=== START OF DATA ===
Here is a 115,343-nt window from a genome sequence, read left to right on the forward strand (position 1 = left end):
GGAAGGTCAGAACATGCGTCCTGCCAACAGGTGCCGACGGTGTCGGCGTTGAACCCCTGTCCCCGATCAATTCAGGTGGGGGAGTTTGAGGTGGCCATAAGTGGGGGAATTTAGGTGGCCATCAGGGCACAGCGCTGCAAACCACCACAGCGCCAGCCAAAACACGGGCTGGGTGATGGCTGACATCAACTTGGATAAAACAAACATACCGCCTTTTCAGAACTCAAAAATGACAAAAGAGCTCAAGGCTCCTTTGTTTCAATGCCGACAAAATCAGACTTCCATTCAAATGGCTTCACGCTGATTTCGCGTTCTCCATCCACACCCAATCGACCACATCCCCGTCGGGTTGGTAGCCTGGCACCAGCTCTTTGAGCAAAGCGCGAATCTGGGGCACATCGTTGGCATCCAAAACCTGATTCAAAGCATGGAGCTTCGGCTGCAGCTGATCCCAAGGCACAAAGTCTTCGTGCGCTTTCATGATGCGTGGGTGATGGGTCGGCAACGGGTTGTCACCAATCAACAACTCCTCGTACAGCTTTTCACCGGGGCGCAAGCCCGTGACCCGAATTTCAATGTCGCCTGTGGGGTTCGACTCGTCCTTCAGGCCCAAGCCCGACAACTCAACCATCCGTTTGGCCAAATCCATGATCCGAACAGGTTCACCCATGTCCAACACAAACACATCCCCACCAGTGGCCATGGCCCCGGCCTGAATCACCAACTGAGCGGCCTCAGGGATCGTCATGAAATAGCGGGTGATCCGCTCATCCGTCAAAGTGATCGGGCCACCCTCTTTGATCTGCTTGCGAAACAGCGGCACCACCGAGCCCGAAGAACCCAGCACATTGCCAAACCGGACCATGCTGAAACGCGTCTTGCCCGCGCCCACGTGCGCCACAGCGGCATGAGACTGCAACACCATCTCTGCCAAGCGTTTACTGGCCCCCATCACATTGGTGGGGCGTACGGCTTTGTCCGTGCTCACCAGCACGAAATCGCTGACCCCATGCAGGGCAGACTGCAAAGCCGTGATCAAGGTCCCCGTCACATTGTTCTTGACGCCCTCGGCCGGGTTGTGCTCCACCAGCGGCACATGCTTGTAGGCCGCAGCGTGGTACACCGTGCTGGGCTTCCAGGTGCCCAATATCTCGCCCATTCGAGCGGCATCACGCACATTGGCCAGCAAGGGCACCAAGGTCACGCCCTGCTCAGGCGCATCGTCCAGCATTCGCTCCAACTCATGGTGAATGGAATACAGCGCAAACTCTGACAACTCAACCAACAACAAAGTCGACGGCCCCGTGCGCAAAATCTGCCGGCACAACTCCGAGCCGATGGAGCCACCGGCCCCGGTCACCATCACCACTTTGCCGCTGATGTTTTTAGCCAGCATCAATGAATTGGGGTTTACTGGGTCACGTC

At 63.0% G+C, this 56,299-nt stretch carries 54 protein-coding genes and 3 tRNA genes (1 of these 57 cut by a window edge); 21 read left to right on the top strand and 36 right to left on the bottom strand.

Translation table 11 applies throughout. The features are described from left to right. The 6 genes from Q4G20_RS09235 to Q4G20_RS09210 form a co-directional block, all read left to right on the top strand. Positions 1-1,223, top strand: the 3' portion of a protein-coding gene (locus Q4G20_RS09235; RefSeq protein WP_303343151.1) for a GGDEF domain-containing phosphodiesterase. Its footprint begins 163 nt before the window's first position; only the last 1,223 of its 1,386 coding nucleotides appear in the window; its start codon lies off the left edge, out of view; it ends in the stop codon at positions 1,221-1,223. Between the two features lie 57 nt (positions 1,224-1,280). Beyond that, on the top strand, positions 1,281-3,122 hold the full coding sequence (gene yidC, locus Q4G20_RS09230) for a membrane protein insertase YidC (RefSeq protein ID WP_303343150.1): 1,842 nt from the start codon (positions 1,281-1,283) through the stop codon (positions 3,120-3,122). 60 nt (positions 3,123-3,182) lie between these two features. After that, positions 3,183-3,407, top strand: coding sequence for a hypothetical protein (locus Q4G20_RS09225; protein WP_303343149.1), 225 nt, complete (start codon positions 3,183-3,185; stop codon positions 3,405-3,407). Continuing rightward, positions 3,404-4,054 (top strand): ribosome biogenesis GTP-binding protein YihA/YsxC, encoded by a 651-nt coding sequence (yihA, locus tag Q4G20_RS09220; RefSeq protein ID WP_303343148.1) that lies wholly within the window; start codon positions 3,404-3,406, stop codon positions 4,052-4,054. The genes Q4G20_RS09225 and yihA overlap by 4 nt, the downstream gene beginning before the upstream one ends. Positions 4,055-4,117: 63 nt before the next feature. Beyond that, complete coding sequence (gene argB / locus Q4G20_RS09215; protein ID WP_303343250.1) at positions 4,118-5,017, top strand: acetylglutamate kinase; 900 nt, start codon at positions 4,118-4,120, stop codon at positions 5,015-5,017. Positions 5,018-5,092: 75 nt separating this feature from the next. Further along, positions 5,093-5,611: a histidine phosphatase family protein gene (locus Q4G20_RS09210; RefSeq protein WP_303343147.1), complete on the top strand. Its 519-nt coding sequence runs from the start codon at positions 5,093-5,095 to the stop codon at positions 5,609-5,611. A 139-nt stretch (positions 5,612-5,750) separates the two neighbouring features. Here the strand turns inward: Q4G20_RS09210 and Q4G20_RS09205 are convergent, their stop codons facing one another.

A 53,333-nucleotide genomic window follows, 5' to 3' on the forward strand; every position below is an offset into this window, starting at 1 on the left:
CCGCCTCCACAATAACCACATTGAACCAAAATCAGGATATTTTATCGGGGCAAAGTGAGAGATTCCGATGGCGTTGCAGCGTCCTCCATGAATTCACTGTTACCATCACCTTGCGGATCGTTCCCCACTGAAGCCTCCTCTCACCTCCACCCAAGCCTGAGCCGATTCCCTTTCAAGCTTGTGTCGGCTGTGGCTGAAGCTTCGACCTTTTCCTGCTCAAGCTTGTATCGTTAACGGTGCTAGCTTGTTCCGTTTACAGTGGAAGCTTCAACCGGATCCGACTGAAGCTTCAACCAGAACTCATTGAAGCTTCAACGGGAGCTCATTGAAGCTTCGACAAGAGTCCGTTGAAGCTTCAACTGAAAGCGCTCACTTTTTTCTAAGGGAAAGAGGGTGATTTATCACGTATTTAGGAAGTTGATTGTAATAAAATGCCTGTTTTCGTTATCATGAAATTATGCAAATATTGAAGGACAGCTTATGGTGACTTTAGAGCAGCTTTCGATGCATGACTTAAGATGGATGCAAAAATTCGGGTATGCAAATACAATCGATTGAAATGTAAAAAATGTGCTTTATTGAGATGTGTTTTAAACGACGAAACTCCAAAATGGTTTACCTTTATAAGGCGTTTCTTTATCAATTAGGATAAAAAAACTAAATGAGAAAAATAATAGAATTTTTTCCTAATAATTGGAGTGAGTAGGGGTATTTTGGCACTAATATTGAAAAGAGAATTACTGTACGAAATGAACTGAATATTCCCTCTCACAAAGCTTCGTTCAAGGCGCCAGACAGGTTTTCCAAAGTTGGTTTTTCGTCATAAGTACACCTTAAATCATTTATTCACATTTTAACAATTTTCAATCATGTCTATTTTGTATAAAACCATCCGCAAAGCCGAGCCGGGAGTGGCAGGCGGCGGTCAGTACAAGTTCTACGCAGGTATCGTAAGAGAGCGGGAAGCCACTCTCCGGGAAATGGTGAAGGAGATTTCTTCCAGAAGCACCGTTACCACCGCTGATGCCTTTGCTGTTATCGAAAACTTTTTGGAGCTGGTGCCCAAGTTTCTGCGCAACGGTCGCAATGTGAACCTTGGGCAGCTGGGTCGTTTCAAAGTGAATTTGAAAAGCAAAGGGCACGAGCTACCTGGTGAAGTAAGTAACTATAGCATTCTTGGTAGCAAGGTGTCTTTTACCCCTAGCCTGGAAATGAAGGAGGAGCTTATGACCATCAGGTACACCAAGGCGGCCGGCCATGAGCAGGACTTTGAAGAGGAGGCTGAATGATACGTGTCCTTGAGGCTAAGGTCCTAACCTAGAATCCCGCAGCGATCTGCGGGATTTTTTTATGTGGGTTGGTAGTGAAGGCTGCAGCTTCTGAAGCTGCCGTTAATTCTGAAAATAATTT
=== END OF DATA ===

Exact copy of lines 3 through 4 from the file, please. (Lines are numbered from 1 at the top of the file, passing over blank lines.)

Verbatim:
At 63.0% G+C, this 56,299-nt stretch carries 54 protein-coding genes and 3 tRNA genes (1 of these 57 cut by a window edge); 21 read left to right on the top strand and 36 right to left on the bottom strand.

Translation table 11 applies throughout. The features are described from left to right. The 6 genes from Q4G20_RS09235 to Q4G20_RS09210 form a co-directional block, all read left to right on the top strand. Positions 1-1,223, top strand: the 3' portion of a protein-coding gene (locus Q4G20_RS09235; RefSeq protein WP_303343151.1) for a GGDEF domain-containing phosphodiesterase. Its footprint begins 163 nt before the window's first position; only the last 1,223 of its 1,386 coding nucleotides appear in the window; its start codon lies off the left edge, out of view; it ends in the stop codon at positions 1,221-1,223. Between the two features lie 57 nt (positions 1,224-1,280). Beyond that, on the top strand, positions 1,281-3,122 hold the full coding sequence (gene yidC, locus Q4G20_RS09230) for a membrane protein insertase YidC (RefSeq protein ID WP_303343150.1): 1,842 nt from the start codon (positions 1,281-1,283) through the stop codon (positions 3,120-3,122). 60 nt (positions 3,123-3,182) lie between these two features. After that, positions 3,183-3,407, top strand: coding sequence for a hypothetical protein (locus Q4G20_RS09225; protein WP_303343149.1), 225 nt, complete (start codon positions 3,183-3,185; stop codon positions 3,405-3,407). Continuing rightward, positions 3,404-4,054 (top strand): ribosome biogenesis GTP-binding protein YihA/YsxC, encoded by a 651-nt coding sequence (yihA, locus tag Q4G20_RS09220; RefSeq protein ID WP_303343148.1) that lies wholly within the window; start codon positions 3,404-3,406, stop codon positions 4,052-4,054. The genes Q4G20_RS09225 and yihA overlap by 4 nt, the downstream gene beginning before the upstream one ends. Positions 4,055-4,117: 63 nt before the next feature. Beyond that, complete coding sequence (gene argB / locus Q4G20_RS09215; protein ID WP_303343250.1) at positions 4,118-5,017, top strand: acetylglutamate kinase; 900 nt, start codon at positions 4,118-4,120, stop codon at positions 5,015-5,017. Positions 5,018-5,092: 75 nt separating this feature from the next. Further along, positions 5,093-5,611: a histidine phosphatase family protein gene (locus Q4G20_RS09210; RefSeq protein WP_303343147.1), complete on the top strand. Its 519-nt coding sequence runs from the start codon at positions 5,093-5,095 to the stop codon at positions 5,609-5,611. A 139-nt stretch (positions 5,612-5,750) separates the two neighbouring features. Here the strand turns inward: Q4G20_RS09210 and Q4G20_RS09205 are convergent, their stop codons facing one another.